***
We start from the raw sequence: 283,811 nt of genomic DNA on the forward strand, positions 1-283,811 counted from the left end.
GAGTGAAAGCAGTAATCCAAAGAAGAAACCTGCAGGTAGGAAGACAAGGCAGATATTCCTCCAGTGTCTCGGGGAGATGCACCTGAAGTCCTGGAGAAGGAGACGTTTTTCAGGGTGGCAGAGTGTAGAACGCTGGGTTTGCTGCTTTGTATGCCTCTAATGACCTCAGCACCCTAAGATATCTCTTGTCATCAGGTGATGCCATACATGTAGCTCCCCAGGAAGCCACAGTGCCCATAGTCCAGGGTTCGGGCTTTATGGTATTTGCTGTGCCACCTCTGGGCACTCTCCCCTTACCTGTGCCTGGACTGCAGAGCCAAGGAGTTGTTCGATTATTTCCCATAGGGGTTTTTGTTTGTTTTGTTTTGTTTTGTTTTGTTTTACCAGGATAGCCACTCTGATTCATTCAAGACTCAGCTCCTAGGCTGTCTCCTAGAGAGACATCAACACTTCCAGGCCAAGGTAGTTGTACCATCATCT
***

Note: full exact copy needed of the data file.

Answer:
We start from the raw sequence: 283,811 nt of genomic DNA on the forward strand, positions 1-283,811 counted from the left end.
GAGTGAAAGCAGTAATCCAAAGAAGAAACCTGCAGGTAGGAAGACAAGGCAGATATTCCTCCAGTGTCTCGGGGAGATGCACCTGAAGTCCTGGAGAAGGAGACGTTTTTCAGGGTGGCAGAGTGTAGAACGCTGGGTTTGCTGCTTTGTATGCCTCTAATGACCTCAGCACCCTAAGATATCTCTTGTCATCAGGTGATGCCATACATGTAGCTCCCCAGGAAGCCACAGTGCCCATAGTCCAGGGTTCGGGCTTTATGGTATTTGCTGTGCCACCTCTGGGCACTCTCCCCTTACCTGTGCCTGGACTGCAGAGCCAAGGAGTTGTTCGATTATTTCCCATAGGGGTTTTTGTTTGTTTTGTTTTGTTTTGTTTTGTTTTACCAGGATAGCCACTCTGATTCATTCAAGACTCAGCTCCTAGGCTGTCTCCTAGAGAGACATCAACACTTCCAGGCCAAGGTAGTTGTACCATCATCT